“That would be hard!” the Buddha’s disciples say.

But the Buddha disagrees. It would be easy! Anyone could stay focused on the pot of oil if he had a swordsman breathing down his neck. The hard thing is to keep your thoughts collected at all times, under all circumstances, without a swordsman behind you. And that is what you must do if you want to attain enlightenment.

Episode 59 Journey’s End (Part 20 of Series)

To hear the audio version, please click on the link below (7:32):

Episode 0059 Pt 20

I have had much to say in these pages about adversity, disappointment, and even the loss of everything that the protagonists hold dear. But the world’s religious narratives are not, by and large, tragic. In most cases, the heroes and heroines of these stories are victorious in the end. Victory, however, is not simply a matter of attaining personal goals. In the process of trying to achieve their goals, something more important has happened to them. Those who surmount their problems become greater than they were before, in a variety of ways.

At last, after a long war, Rama faces his enemy Ravana and defeats him, freeing his wife Sita from her prison. Sita, too, must face one more terrible ordeal in order to prove that she remained faithful to Rama during her captivity. Once all of this has been accomplished, Brahma, ruler of the gods, tells Rama the truth about himself: that he is not actually the man Rama but the god Vishnu, born as a man in order to vanquish Ravana (Ramayana, volume 3, book 6, chapter 119).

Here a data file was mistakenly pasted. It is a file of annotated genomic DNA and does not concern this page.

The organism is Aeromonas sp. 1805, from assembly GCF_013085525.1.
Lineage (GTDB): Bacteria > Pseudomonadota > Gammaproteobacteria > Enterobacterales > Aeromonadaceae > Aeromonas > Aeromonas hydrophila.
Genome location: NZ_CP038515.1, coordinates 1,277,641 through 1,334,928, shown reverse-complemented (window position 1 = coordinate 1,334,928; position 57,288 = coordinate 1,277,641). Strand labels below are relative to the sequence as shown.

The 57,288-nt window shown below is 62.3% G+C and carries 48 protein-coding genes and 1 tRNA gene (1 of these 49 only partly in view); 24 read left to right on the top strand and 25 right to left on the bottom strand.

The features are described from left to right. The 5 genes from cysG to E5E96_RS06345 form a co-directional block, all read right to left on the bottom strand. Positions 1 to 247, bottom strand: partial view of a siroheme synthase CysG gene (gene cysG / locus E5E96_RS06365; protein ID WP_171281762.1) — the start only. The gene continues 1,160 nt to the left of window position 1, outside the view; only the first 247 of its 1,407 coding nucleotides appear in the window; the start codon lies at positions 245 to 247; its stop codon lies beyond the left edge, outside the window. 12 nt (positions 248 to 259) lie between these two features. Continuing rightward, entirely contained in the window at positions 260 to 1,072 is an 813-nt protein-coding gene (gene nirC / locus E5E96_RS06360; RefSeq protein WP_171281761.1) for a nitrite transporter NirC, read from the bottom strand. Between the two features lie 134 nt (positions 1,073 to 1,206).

Now, in retrospect, everything makes sense. His father Dasaratha had to exile him so that he could go to the forest and prepare for his fight with Ravana. Once in the wilderness, his meditations had to be interrupted by demons so that he could gain practice destroying them. The gods could not help him when he was desperate because he had to face Ravana himself. And Sita had to be taken from him so that he would hunt Ravana down and defeat him. Now it all comes back to him, and he sees that there was a plan—his plan—working  itself out all along.

Something more important than military victory has occurred: Rama has advanced in his development. As a result of his struggles, he is an entirely new person—or rather, he is finally aware of who he really is. Although he has achieved his goal of winning back Sita from her captor, what is really important is not his accomplishments but the change that has come over him as a result of what he has accomplished.

The Hebrew scriptures contain many stories and, consequently, many moments of victory. Jacob, the supplanter, becomes Israel, a prince. Joseph, sold by his brothers into slavery, emerges as a governor in Egypt. The Hebrew slaves are liberated from bondage in Egypt. The land which God promised to Abraham, Isaac, and Jacob is settled by their descendants. David, for so long a fugitive, becomes king. The people of Judah return from the Babylonian Captivity and rebuild their society under the spiritual direction of the scribes.